Anti-drunk driving advocacy group Mothers Against Drunk Driving said it’s monitoring the addition of alcohol to fast-food menus and that it’s paying attention to overserving, the increased availability of alcohol and the mixed messages it sends to minors.
“We’re going to watch it very closely,” said MADD national president Colleen Sheehey-Church. “MADD is not against the responsible sale of alcohol to adults. The key words are responsible and alcohol and adults… Our concern is the public’s safety once people leave the restaurants.”
For its part, Taco Bell said when people go to one of the restaurants that serve alcohol, it’s about people relaxing together, not zooming in and out.
“It’s usually a social occasion, a group of friends coming together for dinner or after a night out. Customers tend to hang out a little bit more. They want shareable food and alcohol. Nothing goes better with tacos,” said spokesman Rob Poetsch.
The greatest concern is about serving alcohol in places that tend to be popular with younger people
“The more available alcohol is, the more people will drink and the more likely it is you’ll see more problems,” said Johns Hopkins Bloomberg School of Public Health associate professor David Jernigan. “It’s not like adding salads to their menus.”
He cited drunk driving, violence, suicide and alcoholism and worried about the chains’ youngest customers.
“These are family-oriented restaurants. They’re really popular with kids. The idea of fast-food outlets serving alcohol is a message that alcohol is appropriate everywhere. We’re talking about a very special product here. We’re not talking about milk. We’re not talking about orange juice. We’re talking about 88,000 deaths in the U.S.”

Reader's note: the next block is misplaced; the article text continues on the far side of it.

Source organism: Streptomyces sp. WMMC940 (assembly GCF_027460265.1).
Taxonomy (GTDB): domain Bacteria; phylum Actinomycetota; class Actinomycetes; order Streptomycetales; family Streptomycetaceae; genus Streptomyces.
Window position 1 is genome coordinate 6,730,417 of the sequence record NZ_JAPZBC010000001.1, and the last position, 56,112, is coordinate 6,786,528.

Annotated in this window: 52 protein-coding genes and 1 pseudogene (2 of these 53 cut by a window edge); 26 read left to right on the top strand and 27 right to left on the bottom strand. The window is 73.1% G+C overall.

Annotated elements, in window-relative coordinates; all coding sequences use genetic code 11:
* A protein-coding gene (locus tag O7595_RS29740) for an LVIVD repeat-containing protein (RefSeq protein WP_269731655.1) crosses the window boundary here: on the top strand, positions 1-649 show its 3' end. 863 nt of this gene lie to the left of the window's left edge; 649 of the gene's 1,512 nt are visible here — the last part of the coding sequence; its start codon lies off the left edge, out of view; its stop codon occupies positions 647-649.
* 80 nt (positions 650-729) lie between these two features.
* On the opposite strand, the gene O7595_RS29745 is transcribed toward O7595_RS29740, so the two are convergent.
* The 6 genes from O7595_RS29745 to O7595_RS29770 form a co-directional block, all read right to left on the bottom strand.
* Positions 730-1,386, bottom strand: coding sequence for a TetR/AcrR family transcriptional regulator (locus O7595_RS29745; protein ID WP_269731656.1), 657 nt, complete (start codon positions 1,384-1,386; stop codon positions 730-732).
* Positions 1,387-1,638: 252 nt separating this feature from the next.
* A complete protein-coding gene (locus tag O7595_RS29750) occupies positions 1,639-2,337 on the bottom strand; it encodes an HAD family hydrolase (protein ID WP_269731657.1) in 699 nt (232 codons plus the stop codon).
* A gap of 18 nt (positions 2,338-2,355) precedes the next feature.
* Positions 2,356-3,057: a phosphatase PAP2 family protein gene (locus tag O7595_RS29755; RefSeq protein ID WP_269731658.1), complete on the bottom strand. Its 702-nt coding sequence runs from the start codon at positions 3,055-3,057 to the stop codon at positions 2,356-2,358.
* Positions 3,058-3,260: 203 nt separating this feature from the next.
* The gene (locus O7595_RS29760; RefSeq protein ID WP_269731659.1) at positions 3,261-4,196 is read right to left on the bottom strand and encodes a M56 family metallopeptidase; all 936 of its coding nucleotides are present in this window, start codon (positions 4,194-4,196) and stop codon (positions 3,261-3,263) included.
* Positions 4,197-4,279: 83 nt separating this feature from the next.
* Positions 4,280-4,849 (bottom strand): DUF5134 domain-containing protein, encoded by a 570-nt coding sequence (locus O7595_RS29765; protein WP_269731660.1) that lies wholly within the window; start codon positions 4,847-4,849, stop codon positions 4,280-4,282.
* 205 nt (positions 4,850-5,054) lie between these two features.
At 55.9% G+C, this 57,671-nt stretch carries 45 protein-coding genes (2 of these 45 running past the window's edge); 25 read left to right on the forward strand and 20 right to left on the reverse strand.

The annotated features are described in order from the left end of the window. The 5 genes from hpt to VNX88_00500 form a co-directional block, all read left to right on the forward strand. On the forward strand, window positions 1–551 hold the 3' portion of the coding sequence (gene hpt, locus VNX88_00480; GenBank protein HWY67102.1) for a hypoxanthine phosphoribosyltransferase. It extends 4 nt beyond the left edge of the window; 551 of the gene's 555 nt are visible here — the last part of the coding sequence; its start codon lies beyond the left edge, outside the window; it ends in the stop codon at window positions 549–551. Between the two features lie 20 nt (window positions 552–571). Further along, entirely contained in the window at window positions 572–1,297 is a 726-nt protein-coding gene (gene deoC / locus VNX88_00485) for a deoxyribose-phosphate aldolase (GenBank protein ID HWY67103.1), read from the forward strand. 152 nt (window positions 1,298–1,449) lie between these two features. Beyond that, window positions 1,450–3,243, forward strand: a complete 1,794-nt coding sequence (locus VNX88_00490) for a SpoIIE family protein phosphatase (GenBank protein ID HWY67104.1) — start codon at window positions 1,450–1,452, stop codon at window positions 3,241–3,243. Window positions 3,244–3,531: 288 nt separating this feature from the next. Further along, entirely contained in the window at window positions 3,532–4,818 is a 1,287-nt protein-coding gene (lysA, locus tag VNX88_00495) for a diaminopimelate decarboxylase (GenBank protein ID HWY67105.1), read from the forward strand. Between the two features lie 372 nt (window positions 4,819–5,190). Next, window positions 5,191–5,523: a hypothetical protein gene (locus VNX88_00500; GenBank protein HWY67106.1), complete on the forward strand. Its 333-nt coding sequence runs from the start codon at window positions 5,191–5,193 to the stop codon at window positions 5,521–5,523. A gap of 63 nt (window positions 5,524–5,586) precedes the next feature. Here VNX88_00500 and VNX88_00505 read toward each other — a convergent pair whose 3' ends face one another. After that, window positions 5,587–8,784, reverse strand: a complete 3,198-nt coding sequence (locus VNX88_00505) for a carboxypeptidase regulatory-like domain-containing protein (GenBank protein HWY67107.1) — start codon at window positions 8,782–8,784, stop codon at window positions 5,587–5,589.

But not everyone automatically says “cheers” to the move to booze. Franchisees have to be willing to navigate local liquor laws that determine everything from the time alcohol may be served to servers’ ages to food-sales minimums.
For chains with company-owned stores, like Chipotle, a team examines local regulations for each location to determine if it’s worth it. About 50% of its approximately 2,300 U.S. restaurants serve alcohol. None are in New Jersey, for example, because getting a license there is expensive.
If Chipotle’s frozen margarita test (it introduced a traditional margarita in 2013) is a success, it could be sold nationwide by the end of the year, according to chief marketing officer Mark Crumpacker.
While some chains are reaching for alcohol some are pulling back. Burger King once had six Whopper Bars in the United States. Now, there are only three beer-serving locations — two in Florida and one in Missouri. The company declined to say why it’s not adding Whopper Bars.
“It’s not a platform we’re growing,” said Alex Macedo, president of Burger King North America.
A new report shows the rate of adults in the U.S. with alcohol use disorder increased from 8.5 percent in 2001 to 12.7 percent 2013. Video provided by Newsy Newslook
And in January, Starbucks paused the roll-out of the Starbucks Evenings wine and craft beer menu at company-owned stores. Launched in 2010, the program peaked at 340 locations; today, it’s offered at only a few U.S. airport cafes, which are run by licensees. However, the chain said it will look to integrate beer, wine and spirits into new retail formats like its new high-end concept Reserve Roasteries.
Follow USA TODAY reporter Zlati Meyer on Twitter: @ZlatiMeyer